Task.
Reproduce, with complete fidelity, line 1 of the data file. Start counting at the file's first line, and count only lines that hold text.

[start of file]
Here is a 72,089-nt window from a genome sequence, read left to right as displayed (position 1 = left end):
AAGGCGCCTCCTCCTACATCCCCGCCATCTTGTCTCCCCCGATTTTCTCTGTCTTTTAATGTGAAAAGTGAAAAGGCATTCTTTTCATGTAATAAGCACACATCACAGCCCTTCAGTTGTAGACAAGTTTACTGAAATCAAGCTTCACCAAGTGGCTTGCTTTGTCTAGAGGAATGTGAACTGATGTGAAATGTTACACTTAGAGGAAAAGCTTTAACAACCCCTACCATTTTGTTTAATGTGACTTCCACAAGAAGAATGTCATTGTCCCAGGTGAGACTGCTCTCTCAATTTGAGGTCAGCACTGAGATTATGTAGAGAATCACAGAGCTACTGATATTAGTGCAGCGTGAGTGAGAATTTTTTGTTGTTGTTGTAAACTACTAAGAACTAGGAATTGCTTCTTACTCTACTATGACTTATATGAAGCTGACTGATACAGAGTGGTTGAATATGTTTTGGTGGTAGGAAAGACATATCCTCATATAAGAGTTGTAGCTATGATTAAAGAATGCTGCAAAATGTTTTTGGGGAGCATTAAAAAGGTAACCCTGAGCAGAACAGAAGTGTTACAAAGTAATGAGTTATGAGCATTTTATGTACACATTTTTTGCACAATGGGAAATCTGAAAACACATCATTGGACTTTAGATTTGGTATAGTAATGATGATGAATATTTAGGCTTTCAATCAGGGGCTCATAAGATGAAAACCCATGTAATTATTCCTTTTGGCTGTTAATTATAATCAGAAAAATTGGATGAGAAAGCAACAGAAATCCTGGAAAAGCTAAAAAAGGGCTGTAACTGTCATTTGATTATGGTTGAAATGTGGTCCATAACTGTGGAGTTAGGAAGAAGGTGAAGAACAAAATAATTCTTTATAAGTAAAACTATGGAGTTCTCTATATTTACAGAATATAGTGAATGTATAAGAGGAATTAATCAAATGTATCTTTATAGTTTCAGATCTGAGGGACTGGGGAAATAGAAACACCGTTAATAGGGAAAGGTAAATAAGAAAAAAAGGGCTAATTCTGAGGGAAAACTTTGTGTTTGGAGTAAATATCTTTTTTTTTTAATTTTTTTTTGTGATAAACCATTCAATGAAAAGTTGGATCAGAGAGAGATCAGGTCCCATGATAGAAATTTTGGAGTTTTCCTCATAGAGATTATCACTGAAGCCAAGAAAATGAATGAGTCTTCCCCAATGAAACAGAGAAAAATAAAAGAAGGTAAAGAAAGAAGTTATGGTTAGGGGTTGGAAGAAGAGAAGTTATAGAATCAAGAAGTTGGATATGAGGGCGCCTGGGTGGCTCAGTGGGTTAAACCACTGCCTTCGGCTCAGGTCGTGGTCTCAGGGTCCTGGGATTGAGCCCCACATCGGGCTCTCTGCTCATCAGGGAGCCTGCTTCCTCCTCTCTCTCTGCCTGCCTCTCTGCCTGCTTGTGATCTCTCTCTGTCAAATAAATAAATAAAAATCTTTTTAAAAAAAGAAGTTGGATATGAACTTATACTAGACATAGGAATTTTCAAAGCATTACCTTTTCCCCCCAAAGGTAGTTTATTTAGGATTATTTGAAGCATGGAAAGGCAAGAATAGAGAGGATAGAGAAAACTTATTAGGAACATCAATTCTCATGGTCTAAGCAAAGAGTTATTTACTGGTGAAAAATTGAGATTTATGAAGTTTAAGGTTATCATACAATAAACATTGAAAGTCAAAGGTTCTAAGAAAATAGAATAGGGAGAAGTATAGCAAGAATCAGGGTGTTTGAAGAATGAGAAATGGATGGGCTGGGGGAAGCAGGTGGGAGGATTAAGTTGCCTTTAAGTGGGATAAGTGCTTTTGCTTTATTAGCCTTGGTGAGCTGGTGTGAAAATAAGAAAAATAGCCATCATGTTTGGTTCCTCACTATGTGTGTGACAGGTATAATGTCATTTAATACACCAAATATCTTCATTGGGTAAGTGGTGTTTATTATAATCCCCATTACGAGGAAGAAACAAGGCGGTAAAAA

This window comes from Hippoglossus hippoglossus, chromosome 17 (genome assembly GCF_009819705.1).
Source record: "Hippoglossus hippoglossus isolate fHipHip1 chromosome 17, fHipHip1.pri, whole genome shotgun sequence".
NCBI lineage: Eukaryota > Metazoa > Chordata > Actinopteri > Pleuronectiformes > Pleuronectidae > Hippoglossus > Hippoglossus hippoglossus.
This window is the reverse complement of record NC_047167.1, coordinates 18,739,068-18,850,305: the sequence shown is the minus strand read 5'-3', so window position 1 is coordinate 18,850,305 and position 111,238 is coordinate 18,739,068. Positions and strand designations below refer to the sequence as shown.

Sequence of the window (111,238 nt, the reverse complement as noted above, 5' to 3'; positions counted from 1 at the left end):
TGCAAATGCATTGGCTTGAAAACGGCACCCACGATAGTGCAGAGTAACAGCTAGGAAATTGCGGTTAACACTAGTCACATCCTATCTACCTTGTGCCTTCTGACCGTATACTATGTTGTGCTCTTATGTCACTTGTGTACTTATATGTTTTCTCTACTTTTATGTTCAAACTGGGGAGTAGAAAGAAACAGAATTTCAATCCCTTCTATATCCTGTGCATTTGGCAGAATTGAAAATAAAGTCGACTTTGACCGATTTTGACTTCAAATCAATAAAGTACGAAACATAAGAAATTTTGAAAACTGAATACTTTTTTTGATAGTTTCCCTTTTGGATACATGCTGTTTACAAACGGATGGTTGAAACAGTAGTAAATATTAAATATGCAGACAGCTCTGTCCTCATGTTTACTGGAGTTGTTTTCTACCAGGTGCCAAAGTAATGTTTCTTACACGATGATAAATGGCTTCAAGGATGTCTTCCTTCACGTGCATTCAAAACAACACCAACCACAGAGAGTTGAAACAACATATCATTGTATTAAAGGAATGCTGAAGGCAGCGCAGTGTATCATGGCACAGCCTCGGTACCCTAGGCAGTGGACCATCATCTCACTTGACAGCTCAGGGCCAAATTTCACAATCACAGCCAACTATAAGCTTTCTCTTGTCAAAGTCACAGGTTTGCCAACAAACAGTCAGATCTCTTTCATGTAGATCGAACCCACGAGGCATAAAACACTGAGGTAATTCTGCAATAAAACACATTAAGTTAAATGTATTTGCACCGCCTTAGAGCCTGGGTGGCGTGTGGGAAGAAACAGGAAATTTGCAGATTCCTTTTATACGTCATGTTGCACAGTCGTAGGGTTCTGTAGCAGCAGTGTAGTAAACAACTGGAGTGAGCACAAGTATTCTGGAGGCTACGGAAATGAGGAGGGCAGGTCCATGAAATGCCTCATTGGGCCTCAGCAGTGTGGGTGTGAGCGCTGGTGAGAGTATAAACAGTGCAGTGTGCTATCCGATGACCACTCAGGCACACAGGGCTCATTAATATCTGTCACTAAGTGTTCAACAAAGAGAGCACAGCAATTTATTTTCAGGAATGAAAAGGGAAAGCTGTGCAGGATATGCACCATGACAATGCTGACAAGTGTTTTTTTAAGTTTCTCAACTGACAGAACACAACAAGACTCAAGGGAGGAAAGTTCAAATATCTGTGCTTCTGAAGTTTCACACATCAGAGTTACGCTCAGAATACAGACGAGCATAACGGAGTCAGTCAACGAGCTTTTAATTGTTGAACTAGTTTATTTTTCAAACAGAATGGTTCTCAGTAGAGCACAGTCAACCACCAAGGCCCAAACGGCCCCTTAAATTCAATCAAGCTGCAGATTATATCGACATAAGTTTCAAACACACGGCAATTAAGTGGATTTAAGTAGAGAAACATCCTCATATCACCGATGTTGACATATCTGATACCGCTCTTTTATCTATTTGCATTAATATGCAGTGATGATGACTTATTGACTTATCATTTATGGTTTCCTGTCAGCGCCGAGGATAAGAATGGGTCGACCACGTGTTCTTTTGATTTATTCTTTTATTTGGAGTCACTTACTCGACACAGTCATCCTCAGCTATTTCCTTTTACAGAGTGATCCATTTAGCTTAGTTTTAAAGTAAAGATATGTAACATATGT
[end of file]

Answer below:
Here is a 72,089-nt window from a genome sequence, read left to right as displayed (position 1 = left end):